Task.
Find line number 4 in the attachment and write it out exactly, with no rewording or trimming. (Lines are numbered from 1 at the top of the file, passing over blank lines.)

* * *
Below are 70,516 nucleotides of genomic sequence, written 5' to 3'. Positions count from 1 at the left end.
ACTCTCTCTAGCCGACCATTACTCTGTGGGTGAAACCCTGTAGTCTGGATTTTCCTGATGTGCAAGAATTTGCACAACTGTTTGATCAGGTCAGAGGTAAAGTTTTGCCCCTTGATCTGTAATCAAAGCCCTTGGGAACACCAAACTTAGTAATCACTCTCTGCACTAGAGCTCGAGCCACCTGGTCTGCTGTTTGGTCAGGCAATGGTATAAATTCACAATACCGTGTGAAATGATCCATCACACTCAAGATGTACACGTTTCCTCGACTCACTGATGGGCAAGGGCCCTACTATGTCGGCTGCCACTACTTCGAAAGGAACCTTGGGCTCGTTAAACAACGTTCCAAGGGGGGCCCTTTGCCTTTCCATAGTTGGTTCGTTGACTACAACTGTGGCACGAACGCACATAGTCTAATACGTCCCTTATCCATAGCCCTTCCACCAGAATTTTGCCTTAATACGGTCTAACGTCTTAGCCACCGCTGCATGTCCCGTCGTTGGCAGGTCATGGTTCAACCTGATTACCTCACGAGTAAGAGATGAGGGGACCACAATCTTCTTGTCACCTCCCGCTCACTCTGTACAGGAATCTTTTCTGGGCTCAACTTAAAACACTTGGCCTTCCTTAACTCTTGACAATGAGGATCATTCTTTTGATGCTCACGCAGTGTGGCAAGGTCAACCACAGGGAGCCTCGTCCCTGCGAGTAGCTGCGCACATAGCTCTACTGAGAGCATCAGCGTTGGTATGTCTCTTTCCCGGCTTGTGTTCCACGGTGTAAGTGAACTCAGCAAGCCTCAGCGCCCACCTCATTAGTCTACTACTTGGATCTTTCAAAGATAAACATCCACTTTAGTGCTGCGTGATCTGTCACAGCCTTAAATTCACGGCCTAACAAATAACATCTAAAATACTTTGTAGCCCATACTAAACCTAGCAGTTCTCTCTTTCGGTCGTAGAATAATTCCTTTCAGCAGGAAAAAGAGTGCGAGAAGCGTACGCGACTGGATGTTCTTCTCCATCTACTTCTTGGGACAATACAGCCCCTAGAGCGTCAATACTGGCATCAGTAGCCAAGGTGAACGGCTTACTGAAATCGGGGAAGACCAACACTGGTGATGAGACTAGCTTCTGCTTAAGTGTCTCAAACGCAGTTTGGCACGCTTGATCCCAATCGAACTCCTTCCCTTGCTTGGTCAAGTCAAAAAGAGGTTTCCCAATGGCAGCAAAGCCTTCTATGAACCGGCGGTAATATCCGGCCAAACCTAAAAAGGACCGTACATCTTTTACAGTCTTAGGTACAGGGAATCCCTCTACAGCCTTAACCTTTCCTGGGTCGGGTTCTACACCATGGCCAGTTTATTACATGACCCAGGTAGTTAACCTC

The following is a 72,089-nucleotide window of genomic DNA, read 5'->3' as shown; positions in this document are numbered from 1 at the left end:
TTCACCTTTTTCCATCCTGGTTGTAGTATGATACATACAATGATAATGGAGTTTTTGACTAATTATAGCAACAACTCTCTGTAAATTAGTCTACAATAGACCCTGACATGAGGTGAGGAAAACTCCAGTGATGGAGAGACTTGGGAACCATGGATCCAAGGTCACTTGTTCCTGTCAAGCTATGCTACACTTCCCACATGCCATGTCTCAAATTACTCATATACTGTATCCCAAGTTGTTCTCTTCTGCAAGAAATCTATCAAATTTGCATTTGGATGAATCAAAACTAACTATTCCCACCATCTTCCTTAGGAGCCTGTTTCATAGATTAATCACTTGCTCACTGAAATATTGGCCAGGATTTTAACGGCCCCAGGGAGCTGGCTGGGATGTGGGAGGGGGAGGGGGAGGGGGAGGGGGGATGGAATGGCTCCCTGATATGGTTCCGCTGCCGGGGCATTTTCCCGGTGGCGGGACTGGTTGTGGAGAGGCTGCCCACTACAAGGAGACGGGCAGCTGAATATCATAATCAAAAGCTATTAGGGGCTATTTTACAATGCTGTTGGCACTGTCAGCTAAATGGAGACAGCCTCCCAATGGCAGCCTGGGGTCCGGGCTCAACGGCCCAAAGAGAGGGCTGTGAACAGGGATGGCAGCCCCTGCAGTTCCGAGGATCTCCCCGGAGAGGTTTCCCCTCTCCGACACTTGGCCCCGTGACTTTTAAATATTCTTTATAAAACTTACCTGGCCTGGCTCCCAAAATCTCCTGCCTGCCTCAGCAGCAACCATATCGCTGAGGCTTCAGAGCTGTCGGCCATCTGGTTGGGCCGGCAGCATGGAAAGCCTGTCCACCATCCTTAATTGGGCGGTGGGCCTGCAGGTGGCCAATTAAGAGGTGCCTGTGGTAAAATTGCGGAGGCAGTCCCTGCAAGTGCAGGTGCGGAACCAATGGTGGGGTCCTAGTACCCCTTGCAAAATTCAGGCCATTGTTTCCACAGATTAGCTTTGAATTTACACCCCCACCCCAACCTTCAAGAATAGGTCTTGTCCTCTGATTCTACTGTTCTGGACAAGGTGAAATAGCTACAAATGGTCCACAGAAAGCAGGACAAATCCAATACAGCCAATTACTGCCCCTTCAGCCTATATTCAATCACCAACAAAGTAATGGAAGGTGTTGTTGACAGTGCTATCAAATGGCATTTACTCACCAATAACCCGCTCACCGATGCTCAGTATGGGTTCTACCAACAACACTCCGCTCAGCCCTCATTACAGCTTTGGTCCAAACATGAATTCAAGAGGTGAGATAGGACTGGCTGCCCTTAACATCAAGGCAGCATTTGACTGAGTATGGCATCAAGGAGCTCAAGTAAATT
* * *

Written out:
TTCACCTTTTTCCATCCTGGTTGTAGTATGATACATACAATGATAATGGAGTTTTTGACTAATTATAGCAACAACTCTCTGTAAATTAGTCTACAATAGACCCTGACATGAGGTGAGGAAAACTCCAGTGATGGAGAGACTTGGGAACCATGGATCCAAGGTCACTTGTTCCTGTCAAGCTATGCTACACTTCCCACATGCCATGTCTCAAATTACTCATATACTGTATCCCAAGTTGTTCTCTTCTGCAAGAAATCTATCAAATTTGCATTTGGATGAATCAAAACTAACTATTCCCACCATCTTCCTTAGGAGCCTGTTTCATAGATTAATCACTTGCTCACTGAAATATTGGCCAGGATTTTAACGGCCCCAGGGAGCTGGCTGGGATGTGGGAGGGGGAGGGGGAGGGGGAGGGGGGATGGAATGGCTCCCTGATATGGTTCCGCTGCCGGGGCATTTTCCCGGTGGCGGGACTGGTTGTGGAGAGGCTGCCCACTACAAGGAGACGGGCAGCTGAATATCATAATCAAAAGCTATTAGGGGCTATTTTACAATGCTGTTGGCACTGTCAGCTAAATGGAGACAGCCTCCCAATGGCAGCCTGGGGTCCGGGCTCAACGGCCCAAAGAGAGGGCTGTGAACAGGGATGGCAGCCCCTGCAGTTCCGAGGATCTCCCCGGAGAGGTTTCCCCTCTCCGACACTTGGCCCCGTGACTTTTAAATATTCTTTATAAAACTTACCTGGCCTGGCTCCCAAAATCTCCTGCCTGCCTCAGCAGCAACCATATCGCTGAGGCTTCAGAGCTGTCGGCCATCTGGTTGGGCCGGCAGCATGGAAAGCCTGTCCACCATCCTTAATTGGGCGGTGGGCCTGCAGGTGGCCAATTAAGAGGTGCCTGTGGTAAAATTGCGGAGGCAGTCCCTGCAAGTGCAGGTGCGGAACCAATGGTGGGGTCCTAGTACCCCTTGCAAAATTCAGGCCATTGTTTCCACAGATTAGCTTTGAATTTACACCCCCACCCCAACCTTCAAGAATAGGTCTTGTCCTCTGATTCTACTGTTCTGGACAAGGTGAAATAGCTACAAATGGTCCACAGAAAGCAGGACAAATCCAATACAGCCAATTACTGCCCCTTCAGCCTATATTCAATCACCAACAAAGTAATGGAAGGTGTTGTTGACAGTGCTATCAAATGGCATTTACTCACCAATAACCCGCTCACCGATGCTCAGTATGGGTTCTACCAACAACACTCCGCTCAGCCCTCATTACAGCTTTGGTCCAAACATGAATTCAAGAGGTGAGATAGGACTGGCTGCCCTTAACATCAAGGCAGCATTTGACTGAGTATGGCATCAAGGAGCTCAAGTAAATT